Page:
Without An Independent Auditor General… Public Accountability Will Be Very Weak

Auditor General, Lara Taylor-Pearce

By Amin Kef Sesay

Sierra Leone’s Auditor General has lately been under the public spotlight over her office’s findings and recommendations for remedial actions made in the 2019 Audit Report.

For the majority that stand firmly with His Excellency President Bio’s affirmation to the nation when he came to power in April 2018 that his regime will go all out to fight against corruption, mismanagement, financial indiscipline and poverty, the Auditor General is warmly applauded as being a brave gallant frontline battle field commander unafraid to enter into any MDA and to fearlessly expose those governance failures the President promised to remedy.

However, most unfortunately, there are corrupt, unpatriotic self-seeking officials in the Government who believe that the Auditor General’s exposure of their financial misdeeds, which sum up to exacerbate poverty in the country, is excuse enough to cry from their rooftops for her resignation or sacking. It is left with the reasoning and conscience of the entire nation as judge and jury to determine whether the cries for the resignation or sacking of the Auditor General for doing her work disinterestedly, professionally and patriotically are justified.

Now doubt, without a fearless, independent Auditor General, with an impeccable integrity to keep an eagle’s eyes watch on how the trillions of Leones that are approved by Parliament for spending are utilized judiciously, no amount of change of Government will bring the people of this country the development, prosperity and welfare we dream of as a nation.

As the principal financial gatekeeper, the primary functions of the Auditor General are:-To inspect and audit, and to report at least once in every fiscal year (as provided by an Act of the Parliament) to the Parliament on the public accounts, the control of and on transactions with or concerning the public moneys and property of Sierra Leone as are prescribed by or under a Constitutional Law


The Auditor-General checks the spending of public funds and resources by looking at whether these were used for the intended purposes with regard to economy, efficiency and effectiveness.

The Auditor-General checks all Government spending every year. This checking process is called audit.

By carrying out annual audits, the Auditor-General assists Parliament to hold to account and call to account all persons entrusted with management of public funds and resources.

Auditor-General’s audits ensure Parliament’s ultimate authority, supervision and control over all aspects of public finance.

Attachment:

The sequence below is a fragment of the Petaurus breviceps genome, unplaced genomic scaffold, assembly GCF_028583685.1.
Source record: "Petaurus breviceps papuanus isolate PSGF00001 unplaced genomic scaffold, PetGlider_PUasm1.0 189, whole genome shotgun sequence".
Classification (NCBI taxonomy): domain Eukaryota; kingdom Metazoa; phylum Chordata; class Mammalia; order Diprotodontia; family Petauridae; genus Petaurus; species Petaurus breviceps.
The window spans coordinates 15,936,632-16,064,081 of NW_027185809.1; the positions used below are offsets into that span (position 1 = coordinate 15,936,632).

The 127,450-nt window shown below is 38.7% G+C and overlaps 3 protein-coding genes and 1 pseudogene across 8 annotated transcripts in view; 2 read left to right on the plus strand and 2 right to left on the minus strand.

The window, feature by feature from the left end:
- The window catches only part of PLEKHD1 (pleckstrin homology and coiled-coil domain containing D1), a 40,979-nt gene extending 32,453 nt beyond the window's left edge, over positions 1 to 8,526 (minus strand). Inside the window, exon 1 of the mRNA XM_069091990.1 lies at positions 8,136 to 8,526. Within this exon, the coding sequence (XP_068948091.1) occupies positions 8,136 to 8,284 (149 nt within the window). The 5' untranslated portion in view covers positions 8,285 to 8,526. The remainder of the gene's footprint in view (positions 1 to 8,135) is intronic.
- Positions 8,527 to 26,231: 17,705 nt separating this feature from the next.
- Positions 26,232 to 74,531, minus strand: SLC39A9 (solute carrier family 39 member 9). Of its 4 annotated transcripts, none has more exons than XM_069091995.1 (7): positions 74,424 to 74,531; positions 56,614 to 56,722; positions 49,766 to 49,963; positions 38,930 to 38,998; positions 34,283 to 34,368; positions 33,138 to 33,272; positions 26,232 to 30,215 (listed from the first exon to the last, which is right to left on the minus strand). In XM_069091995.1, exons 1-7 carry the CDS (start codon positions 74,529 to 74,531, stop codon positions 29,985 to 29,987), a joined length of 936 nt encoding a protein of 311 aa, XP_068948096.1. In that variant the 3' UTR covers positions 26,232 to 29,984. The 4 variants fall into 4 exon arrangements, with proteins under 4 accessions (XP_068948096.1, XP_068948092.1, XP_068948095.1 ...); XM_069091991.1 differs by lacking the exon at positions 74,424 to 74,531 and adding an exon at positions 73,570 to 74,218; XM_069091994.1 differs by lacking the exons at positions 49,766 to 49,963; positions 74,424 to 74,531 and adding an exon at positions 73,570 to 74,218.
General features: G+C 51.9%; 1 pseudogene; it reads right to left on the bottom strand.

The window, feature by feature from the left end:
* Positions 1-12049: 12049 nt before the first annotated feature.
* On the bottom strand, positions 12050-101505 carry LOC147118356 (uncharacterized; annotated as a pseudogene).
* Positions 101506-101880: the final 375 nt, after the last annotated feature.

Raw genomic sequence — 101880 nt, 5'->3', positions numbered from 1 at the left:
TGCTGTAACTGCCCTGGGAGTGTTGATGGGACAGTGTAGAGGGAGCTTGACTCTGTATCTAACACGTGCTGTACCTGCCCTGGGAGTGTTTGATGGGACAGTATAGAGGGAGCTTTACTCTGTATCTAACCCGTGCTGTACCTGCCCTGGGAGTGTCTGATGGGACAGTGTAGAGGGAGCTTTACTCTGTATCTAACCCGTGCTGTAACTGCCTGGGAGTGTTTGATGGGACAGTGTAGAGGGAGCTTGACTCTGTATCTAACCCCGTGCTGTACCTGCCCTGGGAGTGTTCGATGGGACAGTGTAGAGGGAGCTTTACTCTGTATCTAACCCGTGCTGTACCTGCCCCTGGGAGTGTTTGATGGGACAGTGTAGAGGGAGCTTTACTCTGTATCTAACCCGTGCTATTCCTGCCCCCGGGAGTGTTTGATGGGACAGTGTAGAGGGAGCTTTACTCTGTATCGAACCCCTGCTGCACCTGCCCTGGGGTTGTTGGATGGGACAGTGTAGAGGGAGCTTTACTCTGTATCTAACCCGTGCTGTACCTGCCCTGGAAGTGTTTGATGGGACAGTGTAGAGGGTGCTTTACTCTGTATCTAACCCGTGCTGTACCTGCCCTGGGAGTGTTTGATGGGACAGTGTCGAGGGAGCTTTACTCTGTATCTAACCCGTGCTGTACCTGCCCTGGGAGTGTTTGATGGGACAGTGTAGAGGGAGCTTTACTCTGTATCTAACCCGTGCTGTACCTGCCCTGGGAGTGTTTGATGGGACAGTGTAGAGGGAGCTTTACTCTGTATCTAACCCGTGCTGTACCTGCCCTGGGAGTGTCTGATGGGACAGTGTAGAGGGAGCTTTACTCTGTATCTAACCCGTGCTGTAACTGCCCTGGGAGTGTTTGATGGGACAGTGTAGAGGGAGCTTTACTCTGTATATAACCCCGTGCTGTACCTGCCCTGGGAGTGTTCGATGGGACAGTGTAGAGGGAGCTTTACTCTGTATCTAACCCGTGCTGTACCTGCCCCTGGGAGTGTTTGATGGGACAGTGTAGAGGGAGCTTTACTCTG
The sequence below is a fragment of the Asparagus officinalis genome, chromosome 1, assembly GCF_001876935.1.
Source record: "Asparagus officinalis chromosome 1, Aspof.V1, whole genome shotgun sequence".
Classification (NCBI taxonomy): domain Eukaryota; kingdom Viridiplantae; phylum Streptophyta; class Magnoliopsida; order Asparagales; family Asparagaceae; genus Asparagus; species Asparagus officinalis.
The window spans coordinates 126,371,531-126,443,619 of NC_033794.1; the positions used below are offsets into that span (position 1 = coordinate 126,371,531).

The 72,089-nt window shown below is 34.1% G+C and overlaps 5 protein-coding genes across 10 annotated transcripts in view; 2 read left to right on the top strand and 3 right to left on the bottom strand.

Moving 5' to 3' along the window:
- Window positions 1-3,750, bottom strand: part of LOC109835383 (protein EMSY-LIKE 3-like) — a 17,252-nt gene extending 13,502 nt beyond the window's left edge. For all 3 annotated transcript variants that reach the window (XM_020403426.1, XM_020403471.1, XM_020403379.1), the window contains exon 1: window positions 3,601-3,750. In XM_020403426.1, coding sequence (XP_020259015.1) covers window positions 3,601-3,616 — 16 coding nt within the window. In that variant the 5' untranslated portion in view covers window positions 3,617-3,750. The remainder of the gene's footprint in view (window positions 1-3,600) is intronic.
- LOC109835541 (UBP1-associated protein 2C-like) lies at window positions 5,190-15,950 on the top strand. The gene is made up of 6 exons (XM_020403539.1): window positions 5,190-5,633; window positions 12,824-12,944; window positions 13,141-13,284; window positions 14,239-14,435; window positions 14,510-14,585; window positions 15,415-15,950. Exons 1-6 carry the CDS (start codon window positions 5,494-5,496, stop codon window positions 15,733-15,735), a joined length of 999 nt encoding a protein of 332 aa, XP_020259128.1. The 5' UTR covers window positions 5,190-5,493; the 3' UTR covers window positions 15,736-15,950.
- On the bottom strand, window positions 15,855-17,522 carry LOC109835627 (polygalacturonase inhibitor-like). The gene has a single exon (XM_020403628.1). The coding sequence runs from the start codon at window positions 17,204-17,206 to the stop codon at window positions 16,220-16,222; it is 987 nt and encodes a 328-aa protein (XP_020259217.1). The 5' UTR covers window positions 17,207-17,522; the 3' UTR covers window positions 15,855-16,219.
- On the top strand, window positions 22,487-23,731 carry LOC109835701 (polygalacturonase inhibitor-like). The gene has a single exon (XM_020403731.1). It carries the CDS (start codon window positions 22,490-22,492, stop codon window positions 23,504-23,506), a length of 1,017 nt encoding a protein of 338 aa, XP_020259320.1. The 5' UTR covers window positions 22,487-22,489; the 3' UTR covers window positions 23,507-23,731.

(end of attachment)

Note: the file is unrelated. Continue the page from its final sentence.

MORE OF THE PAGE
The Auditor-General has reporting functions to Parliament.

The Office’s annual audit reports highlight key financial control issues of importance to Parliament and the Government.

It includes recommendations to improve the management of organisations and increase their operational effectiveness.

Critically, implementation of recommendations is the role of the Government.

The recommendations of the Auditor-General are supposed to: Lead to substantial savings in public funds and efficiencies and improvements within the public sector, ensure that significant and relevant financial management issues are addressed, lead to improved management of public sector resources


Through Financial Statement Audits, Performance Audits and Special Audits the Auditor General helps to ensure compliance with all laws and regulations governing financial administration and management.


  1. Clean opinion – That everything was done the way it should be. No reservations concerning financial statements. There is no noteworthy violations or misstatements in the financial information. Generally accepted accounting principles were followed.
  • Did not manage an account or finances to achieve best results
  • There were issues in the financial information, auditor took exceptions to
  • Because of these issues the auditor is unable to express a clean opinion.
  • Problematic. Auditor found significant material misstatements associated with financial information. Financial statement do not fairly present financial position, results of operations, changes in financial positions. Radically negative audit report.
  • Most awful. No reliable evidence to support financial statements.
  • Unable to form an opinion on the financial statements.


The Auditor General recommends to -Keep proper financial records daily, hire the right people for the job with the right skills, fill key positions with competent people, remove people who do not perform, enforce accounting rules, ensure a robust and functioning Committee of Public Accounts, restore public trust and confidence, control daily performance, ensure that internal controls are in place and minimize the risk of systems circumvention.


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